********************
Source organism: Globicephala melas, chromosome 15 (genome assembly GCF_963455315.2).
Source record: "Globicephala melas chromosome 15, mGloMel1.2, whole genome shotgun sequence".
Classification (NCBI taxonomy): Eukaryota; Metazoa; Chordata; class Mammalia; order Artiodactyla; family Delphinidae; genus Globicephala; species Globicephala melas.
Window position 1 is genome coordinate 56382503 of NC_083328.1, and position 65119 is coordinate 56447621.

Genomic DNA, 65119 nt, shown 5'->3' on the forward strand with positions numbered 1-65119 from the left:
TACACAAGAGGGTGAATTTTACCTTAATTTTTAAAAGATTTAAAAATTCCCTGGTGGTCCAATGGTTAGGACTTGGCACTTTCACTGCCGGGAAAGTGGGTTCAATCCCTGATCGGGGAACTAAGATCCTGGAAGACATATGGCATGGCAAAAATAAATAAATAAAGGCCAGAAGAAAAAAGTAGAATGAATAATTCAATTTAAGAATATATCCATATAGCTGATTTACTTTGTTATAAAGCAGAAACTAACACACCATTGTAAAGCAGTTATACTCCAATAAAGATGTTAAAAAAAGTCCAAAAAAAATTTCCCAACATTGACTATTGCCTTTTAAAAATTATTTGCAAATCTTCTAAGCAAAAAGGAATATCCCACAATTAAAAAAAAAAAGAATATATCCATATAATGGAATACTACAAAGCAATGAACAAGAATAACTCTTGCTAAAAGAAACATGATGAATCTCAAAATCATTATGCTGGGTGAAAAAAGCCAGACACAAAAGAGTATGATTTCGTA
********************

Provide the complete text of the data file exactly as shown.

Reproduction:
Source organism: Globicephala melas, chromosome 15 (genome assembly GCF_963455315.2).
Source record: "Globicephala melas chromosome 15, mGloMel1.2, whole genome shotgun sequence".
Classification (NCBI taxonomy): Eukaryota; Metazoa; Chordata; class Mammalia; order Artiodactyla; family Delphinidae; genus Globicephala; species Globicephala melas.
Window position 1 is genome coordinate 56382503 of NC_083328.1, and position 65119 is coordinate 56447621.

Genomic DNA, 65119 nt, shown 5'->3' on the forward strand with positions numbered 1-65119 from the left:
TACACAAGAGGGTGAATTTTACCTTAATTTTTAAAAGATTTAAAAATTCCCTGGTGGTCCAATGGTTAGGACTTGGCACTTTCACTGCCGGGAAAGTGGGTTCAATCCCTGATCGGGGAACTAAGATCCTGGAAGACATATGGCATGGCAAAAATAAATAAATAAAGGCCAGAAGAAAAAAGTAGAATGAATAATTCAATTTAAGAATATATCCATATAGCTGATTTACTTTGTTATAAAGCAGAAACTAACACACCATTGTAAAGCAGTTATACTCCAATAAAGATGTTAAAAAAAGTCCAAAAAAAATTTCCCAACATTGACTATTGCCTTTTAAAAATTATTTGCAAATCTTCTAAGCAAAAAGGAATATCCCACAATTAAAAAAAAAAAGAATATATCCATATAATGGAATACTACAAAGCAATGAACAAGAATAACTCTTGCTAAAAGAAACATGATGAATCTCAAAATCATTATGCTGGGTGAAAAAAGCCAGACACAAAAGAGTATGATTTCGTA